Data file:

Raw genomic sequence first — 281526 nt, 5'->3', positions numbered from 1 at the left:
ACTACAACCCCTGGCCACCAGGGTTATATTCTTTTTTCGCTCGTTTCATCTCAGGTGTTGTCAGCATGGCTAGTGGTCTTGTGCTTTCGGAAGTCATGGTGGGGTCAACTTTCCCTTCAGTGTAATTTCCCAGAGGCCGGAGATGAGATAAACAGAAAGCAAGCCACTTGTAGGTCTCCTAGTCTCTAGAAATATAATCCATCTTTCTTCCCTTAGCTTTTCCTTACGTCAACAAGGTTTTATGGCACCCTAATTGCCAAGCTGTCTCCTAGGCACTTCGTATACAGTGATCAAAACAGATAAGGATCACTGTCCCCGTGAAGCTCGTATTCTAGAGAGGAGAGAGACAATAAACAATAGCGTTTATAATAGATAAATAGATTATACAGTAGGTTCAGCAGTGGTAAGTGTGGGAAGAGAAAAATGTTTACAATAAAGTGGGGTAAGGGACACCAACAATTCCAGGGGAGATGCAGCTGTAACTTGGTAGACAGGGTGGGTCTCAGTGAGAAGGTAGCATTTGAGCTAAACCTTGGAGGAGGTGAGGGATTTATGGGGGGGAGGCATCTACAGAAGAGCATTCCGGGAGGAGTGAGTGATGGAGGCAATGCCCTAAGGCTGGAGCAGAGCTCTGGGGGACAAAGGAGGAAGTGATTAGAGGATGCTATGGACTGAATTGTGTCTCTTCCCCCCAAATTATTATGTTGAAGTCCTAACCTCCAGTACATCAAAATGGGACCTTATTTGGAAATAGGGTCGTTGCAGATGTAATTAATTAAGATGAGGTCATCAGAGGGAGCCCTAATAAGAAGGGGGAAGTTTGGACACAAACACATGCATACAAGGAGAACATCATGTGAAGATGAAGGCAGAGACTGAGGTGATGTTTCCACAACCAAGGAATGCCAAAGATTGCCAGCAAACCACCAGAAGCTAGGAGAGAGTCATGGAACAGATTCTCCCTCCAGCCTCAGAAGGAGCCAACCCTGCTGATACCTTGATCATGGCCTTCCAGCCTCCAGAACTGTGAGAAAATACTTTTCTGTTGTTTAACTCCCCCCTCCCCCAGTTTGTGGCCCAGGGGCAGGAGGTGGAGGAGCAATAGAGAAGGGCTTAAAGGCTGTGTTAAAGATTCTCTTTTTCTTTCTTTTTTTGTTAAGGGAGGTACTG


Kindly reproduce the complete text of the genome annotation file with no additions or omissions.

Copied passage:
Raw genomic sequence first — 281526 nt, 5'->3', positions numbered from 1 at the left:
ACTACAACCCCTGGCCACCAGGGTTATATTCTTTTTTCGCTCGTTTCATCTCAGGTGTTGTCAGCATGGCTAGTGGTCTTGTGCTTTCGGAAGTCATGGTGGGGTCAACTTTCCCTTCAGTGTAATTTCCCAGAGGCCGGAGATGAGATAAACAGAAAGCAAGCCACTTGTAGGTCTCCTAGTCTCTAGAAATATAATCCATCTTTCTTCCCTTAGCTTTTCCTTACGTCAACAAGGTTTTATGGCACCCTAATTGCCAAGCTGTCTCCTAGGCACTTCGTATACAGTGATCAAAACAGATAAGGATCACTGTCCCCGTGAAGCTCGTATTCTAGAGAGGAGAGAGACAATAAACAATAGCGTTTATAATAGATAAATAGATTATACAGTAGGTTCAGCAGTGGTAAGTGTGGGAAGAGAAAAATGTTTACAATAAAGTGGGGTAAGGGACACCAACAATTCCAGGGGAGATGCAGCTGTAACTTGGTAGACAGGGTGGGTCTCAGTGAGAAGGTAGCATTTGAGCTAAACCTTGGAGGAGGTGAGGGATTTATGGGGGGGAGGCATCTACAGAAGAGCATTCCGGGAGGAGTGAGTGATGGAGGCAATGCCCTAAGGCTGGAGCAGAGCTCTGGGGGACAAAGGAGGAAGTGATTAGAGGATGCTATGGACTGAATTGTGTCTCTTCCCCCCAAATTATTATGTTGAAGTCCTAACCTCCAGTACATCAAAATGGGACCTTATTTGGAAATAGGGTCGTTGCAGATGTAATTAATTAAGATGAGGTCATCAGAGGGAGCCCTAATAAGAAGGGGGAAGTTTGGACACAAACACATGCATACAAGGAGAACATCATGTGAAGATGAAGGCAGAGACTGAGGTGATGTTTCCACAACCAAGGAATGCCAAAGATTGCCAGCAAACCACCAGAAGCTAGGAGAGAGTCATGGAACAGATTCTCCCTCCAGCCTCAGAAGGAGCCAACCCTGCTGATACCTTGATCATGGCCTTCCAGCCTCCAGAACTGTGAGAAAATACTTTTCTGTTGTTTAACTCCCCCCTCCCCCAGTTTGTGGCCCAGGGGCAGGAGGTGGAGGAGCAATAGAGAAGGGCTTAAAGGCTGTGTTAAAGATTCTCTTTTTCTTTCTTTTTTTGTTAAGGGAGGTACTG